Nothing is predictable in wildlife photography

sub adult grizzly photoI was able to experience this sub adult grizzly because I had to choose easier walking paths to hike due to my leg injury and happen across this beauty

As a wildlife photographer, being on location can often be a thrilling and unpredictable experience. However, despite meticulous planning and preparation, things may not always go as expected. Nature has a way of surprising us and even on location life events can change our intentions, and when it does, it's important to be adaptable and willing to pivot in order to capture those incredible moments. Whether it's sudden weather changes, elusive animals, unexpected injuries or unexpected behavior, the ability to adjust your approach is essential. This was exactly the case on my most recent trip to Jasper. 

coyote photoAgain my injury limited my mobility so I was checking out different places that I could easily walk to which allowed this encounter with a coyote who was staying close to her den and pups

As many of you may have known I went to Jasper dealing with a leg injury that was still healing and prevented me from doing extensive hiking. My intent was I would do a lot of kayaking, using my upper body as opposed to working my legs by heavy hiking and rest my leg by having it nicely stretched out on my kayak. My hope was to find wildlife in the early morning or late evening coming to the water's edge a moose, a black bear or an elk perhaps and to capture some stunning loon photos on the many lakes. But even the best laid plans do not go as scripted. 

loon photoOne morning gave me an exceptional encounter with a common loon 

When I go to Jasper I stay in my camper with my husband and our three golden retrievers. I hike in the early morning and late evening to spots most likely to experience wildlife and during the late morning and early afternoon, me, my husband and my dogs go on longer hikes usually into a mountain lake where my husband can fish for trout and the dogs play in the water, That has been the routine and has been for decades of going to Jasper. With my leg injury the shift was I would still go out in early morning or late evening but more with my  kayak and  not so much walking unless it was short easy trails. I would then edit photos midday while my husband took the dogs for a long hike in the early afternoon. Great idea until the very first day of the trip my husband hurt his back and ended up in emergency and not able to do much the rest of the week. There was no helping me get the kayak on and off the carrier (it's a heavy fishing kayak) so  I pivoted to driving around in the early mornings and late evenings looking for photo opportunities. I needed with my bad leg to take the dogs for long walks as three dogs are not happy in a camper all day and my husband was unable. My leg was always swollen and sore by the end of the day, the dogs not really fully content as they are used to a 10-15km hike not a 3-5km easy walk and my husband sure was not happy with his inability to do much. And me, driven to work through the pain as it was bear season and I needed to find bears and get photos or else wait until next year, did not make the week overly fun.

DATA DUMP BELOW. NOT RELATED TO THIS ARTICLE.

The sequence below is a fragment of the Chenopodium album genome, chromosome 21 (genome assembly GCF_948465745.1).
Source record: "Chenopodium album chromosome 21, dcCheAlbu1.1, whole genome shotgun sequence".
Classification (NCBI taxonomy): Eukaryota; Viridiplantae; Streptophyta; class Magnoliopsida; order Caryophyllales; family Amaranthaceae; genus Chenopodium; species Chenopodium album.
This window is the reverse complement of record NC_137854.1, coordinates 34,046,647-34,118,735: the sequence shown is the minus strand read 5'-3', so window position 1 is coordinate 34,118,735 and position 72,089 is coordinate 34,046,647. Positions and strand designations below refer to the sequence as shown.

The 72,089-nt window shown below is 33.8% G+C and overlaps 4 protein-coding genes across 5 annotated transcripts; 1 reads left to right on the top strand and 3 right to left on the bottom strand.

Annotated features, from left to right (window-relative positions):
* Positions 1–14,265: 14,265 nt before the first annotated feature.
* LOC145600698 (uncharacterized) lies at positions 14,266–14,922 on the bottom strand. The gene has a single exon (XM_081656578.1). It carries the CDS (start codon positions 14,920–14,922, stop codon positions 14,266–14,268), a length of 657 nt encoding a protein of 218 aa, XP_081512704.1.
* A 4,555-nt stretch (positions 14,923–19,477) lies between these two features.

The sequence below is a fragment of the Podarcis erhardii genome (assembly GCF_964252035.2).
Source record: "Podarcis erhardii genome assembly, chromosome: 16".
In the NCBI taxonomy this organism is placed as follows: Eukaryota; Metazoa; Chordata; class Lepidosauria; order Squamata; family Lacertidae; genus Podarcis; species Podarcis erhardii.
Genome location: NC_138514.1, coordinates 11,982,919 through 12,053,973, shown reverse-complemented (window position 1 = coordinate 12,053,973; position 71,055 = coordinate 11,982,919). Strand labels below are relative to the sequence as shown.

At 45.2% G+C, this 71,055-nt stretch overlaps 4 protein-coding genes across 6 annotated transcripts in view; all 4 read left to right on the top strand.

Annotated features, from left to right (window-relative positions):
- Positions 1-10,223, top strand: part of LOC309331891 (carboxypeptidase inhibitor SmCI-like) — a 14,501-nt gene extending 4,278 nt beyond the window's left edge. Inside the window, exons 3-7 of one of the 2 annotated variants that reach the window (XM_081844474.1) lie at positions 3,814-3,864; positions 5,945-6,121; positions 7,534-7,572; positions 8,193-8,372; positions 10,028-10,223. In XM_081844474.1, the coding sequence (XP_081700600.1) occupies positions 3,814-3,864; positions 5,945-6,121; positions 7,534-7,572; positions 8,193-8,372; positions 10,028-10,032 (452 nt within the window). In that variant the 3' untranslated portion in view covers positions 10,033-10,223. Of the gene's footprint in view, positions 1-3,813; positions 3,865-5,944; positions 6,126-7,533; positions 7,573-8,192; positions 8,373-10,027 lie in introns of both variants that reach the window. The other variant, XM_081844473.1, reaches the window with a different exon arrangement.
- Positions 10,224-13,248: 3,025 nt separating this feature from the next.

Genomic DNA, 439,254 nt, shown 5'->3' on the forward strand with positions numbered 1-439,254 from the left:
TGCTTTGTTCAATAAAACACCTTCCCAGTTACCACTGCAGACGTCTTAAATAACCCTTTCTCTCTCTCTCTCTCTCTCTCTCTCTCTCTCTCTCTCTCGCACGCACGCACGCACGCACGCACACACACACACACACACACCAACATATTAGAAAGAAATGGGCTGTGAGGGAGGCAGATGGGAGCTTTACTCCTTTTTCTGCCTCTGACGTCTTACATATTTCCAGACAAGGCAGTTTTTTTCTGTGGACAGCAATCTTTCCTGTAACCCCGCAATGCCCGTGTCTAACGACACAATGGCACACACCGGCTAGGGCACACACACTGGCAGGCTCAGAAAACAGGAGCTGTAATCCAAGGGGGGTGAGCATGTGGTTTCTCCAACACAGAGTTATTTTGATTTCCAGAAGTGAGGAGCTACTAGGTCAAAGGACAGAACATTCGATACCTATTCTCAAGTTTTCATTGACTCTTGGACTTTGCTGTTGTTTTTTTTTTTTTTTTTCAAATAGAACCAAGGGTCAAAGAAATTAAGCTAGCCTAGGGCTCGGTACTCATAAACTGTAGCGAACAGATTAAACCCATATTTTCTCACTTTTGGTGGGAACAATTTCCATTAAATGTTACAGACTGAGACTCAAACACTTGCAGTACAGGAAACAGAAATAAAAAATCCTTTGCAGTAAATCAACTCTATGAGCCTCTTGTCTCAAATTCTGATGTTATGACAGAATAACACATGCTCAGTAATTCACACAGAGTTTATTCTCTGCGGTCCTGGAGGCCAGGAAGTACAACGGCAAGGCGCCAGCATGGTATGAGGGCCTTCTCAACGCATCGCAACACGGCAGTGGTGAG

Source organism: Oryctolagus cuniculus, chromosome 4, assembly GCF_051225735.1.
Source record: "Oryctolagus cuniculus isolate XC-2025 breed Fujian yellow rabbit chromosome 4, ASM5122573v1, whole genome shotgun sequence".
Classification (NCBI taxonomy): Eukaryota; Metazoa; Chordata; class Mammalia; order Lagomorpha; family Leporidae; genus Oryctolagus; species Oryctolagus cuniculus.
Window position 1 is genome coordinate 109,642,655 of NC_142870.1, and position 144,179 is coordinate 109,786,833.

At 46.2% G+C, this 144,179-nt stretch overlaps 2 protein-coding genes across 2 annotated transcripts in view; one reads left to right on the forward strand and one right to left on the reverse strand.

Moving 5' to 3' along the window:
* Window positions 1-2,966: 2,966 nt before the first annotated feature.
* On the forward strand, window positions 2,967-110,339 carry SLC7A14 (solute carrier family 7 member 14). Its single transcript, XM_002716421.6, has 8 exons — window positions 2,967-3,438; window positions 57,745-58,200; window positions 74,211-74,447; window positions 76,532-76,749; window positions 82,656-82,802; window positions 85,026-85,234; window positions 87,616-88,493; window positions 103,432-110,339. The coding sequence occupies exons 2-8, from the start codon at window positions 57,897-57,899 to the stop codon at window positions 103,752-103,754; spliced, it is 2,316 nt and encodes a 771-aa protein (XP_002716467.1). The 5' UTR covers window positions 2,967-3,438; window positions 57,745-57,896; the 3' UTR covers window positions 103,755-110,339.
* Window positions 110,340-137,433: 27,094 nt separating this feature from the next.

grizzly cub ripping wood from a stumpThe rainy days caused wet fur which meant lots of texture that normally is not seen

Another challenge was the weather. The first four days it was hot over 30C each day. Bears are not moving a lot in hot weather, and try as a might I only found a solitary black bear and one female black bear with two cubs in that entire time. Then, it cooled down on day 5 and the bears started to move and I found the grizzly and her two cubs in the valley that everyone was saying was everywhere. I found a sub adult grizzly and a few black bears. And it was good for about two days until the rain set in. I may have envisioned capturing a stunning sunrise or a golden hour shot, but instead woke up each day to be greeted by a rainy morning. In such situations, it is easy to give up, but instead I embraced the moody atmosphere; the loon on the lake with the mist rising in the cool morning, the bears emerging from the forest when the rain would let up, with wet fur that gave it more texture in photos. I experimented with landscapes, the shades of blueish grey mountains and grey clouds, the mist on the lake in the morning, the rainbow when the sun came out.. My original shot list was out the window and I was developing a new one as I went along, capturing the elements of nature and resiliency of wildlife. Adapting to the weather can often lead to unique and unexpected shots that showcase the resilience of wildlife in their natural habitat. I missed the 55cm of snow that fell in Jasper on June 19 by one day, but had I been there I sure would have been out looking for those bear cubs capturing their resiliency. What a unique and unexpected opportunity that would have been! 

misty lake photoI took advantage of the dreary mornings when very little was moving for wildlife to work on some landscape photography

Sometimes, even the best-laid plans can be disrupted by unforeseen circumstances. Weather, injuries, mishaps, technical failures, or logistical challenges can occur at any moment. When faced with such obstacles, a wildlife photographer must stay calm and flexible. Whether it's adjusting to changing weather conditions, working with uncooperative animals, or overcoming technical challenges, the ability to pivot and approach things differently can lead to unique and captivating photographs. Creativity and adaptability often lead to new perspectives and artistic interpretations that wouldn't have been possible otherwise. Wildlife photography is about telling stories, and there's always a narrative waiting to be discovered, even if it deviates from your original plan. 

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